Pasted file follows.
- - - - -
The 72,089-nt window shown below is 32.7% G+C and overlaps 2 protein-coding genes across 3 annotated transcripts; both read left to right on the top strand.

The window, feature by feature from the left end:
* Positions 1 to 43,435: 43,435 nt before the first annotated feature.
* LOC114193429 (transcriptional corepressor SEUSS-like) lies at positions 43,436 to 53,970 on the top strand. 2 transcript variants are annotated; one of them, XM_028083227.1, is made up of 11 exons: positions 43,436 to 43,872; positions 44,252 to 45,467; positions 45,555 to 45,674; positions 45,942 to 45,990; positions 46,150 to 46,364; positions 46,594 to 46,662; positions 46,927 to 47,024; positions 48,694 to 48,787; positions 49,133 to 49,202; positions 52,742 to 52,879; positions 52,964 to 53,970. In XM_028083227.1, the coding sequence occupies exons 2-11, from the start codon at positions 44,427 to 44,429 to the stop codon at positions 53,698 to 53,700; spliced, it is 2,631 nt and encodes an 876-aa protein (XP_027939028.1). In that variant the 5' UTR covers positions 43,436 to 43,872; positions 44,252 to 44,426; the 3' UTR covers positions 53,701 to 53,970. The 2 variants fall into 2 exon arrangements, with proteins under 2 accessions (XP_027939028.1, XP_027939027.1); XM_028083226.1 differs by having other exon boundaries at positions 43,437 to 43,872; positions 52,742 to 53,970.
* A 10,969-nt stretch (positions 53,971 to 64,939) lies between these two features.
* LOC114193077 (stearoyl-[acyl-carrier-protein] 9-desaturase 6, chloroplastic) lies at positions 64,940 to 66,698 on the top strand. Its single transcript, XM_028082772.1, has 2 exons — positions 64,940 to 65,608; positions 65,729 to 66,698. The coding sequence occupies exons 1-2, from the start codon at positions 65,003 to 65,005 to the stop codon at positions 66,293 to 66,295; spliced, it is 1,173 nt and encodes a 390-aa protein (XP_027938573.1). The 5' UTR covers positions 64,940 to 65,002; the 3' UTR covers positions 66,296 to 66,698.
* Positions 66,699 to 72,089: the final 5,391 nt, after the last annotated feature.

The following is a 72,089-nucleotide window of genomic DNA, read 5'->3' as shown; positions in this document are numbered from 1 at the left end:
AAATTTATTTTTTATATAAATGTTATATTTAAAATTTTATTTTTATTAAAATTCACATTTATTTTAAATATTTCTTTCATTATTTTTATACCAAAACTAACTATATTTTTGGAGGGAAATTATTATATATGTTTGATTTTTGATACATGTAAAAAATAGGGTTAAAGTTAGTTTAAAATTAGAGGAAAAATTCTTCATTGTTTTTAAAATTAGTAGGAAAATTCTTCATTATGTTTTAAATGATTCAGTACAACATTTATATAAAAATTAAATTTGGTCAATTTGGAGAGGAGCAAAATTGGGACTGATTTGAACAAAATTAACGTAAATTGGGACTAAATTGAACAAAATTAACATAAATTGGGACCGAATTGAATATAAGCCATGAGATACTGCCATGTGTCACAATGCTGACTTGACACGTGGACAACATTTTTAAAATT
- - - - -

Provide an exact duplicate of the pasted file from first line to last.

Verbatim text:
The 72,089-nt window shown below is 32.7% G+C and overlaps 2 protein-coding genes across 3 annotated transcripts; both read left to right on the top strand.

The window, feature by feature from the left end:
* Positions 1 to 43,435: 43,435 nt before the first annotated feature.
* LOC114193429 (transcriptional corepressor SEUSS-like) lies at positions 43,436 to 53,970 on the top strand. 2 transcript variants are annotated; one of them, XM_028083227.1, is made up of 11 exons: positions 43,436 to 43,872; positions 44,252 to 45,467; positions 45,555 to 45,674; positions 45,942 to 45,990; positions 46,150 to 46,364; positions 46,594 to 46,662; positions 46,927 to 47,024; positions 48,694 to 48,787; positions 49,133 to 49,202; positions 52,742 to 52,879; positions 52,964 to 53,970. In XM_028083227.1, the coding sequence occupies exons 2-11, from the start codon at positions 44,427 to 44,429 to the stop codon at positions 53,698 to 53,700; spliced, it is 2,631 nt and encodes an 876-aa protein (XP_027939028.1). In that variant the 5' UTR covers positions 43,436 to 43,872; positions 44,252 to 44,426; the 3' UTR covers positions 53,701 to 53,970. The 2 variants fall into 2 exon arrangements, with proteins under 2 accessions (XP_027939028.1, XP_027939027.1); XM_028083226.1 differs by having other exon boundaries at positions 43,437 to 43,872; positions 52,742 to 53,970.
* A 10,969-nt stretch (positions 53,971 to 64,939) lies between these two features.
* LOC114193077 (stearoyl-[acyl-carrier-protein] 9-desaturase 6, chloroplastic) lies at positions 64,940 to 66,698 on the top strand. Its single transcript, XM_028082772.1, has 2 exons — positions 64,940 to 65,608; positions 65,729 to 66,698. The coding sequence occupies exons 1-2, from the start codon at positions 65,003 to 65,005 to the stop codon at positions 66,293 to 66,295; spliced, it is 1,173 nt and encodes a 390-aa protein (XP_027938573.1). The 5' UTR covers positions 64,940 to 65,002; the 3' UTR covers positions 66,296 to 66,698.
* Positions 66,699 to 72,089: the final 5,391 nt, after the last annotated feature.

The following is a 72,089-nucleotide window of genomic DNA, read 5'->3' as shown; positions in this document are numbered from 1 at the left end:
AAATTTATTTTTTATATAAATGTTATATTTAAAATTTTATTTTTATTAAAATTCACATTTATTTTAAATATTTCTTTCATTATTTTTATACCAAAACTAACTATATTTTTGGAGGGAAATTATTATATATGTTTGATTTTTGATACATGTAAAAAATAGGGTTAAAGTTAGTTTAAAATTAGAGGAAAAATTCTTCATTGTTTTTAAAATTAGTAGGAAAATTCTTCATTATGTTTTAAATGATTCAGTACAACATTTATATAAAAATTAAATTTGGTCAATTTGGAGAGGAGCAAAATTGGGACTGATTTGAACAAAATTAACGTAAATTGGGACTAAATTGAACAAAATTAACATAAATTGGGACCGAATTGAATATAAGCCATGAGATACTGCCATGTGTCACAATGCTGACTTGACACGTGGACAACATTTTTAAAATT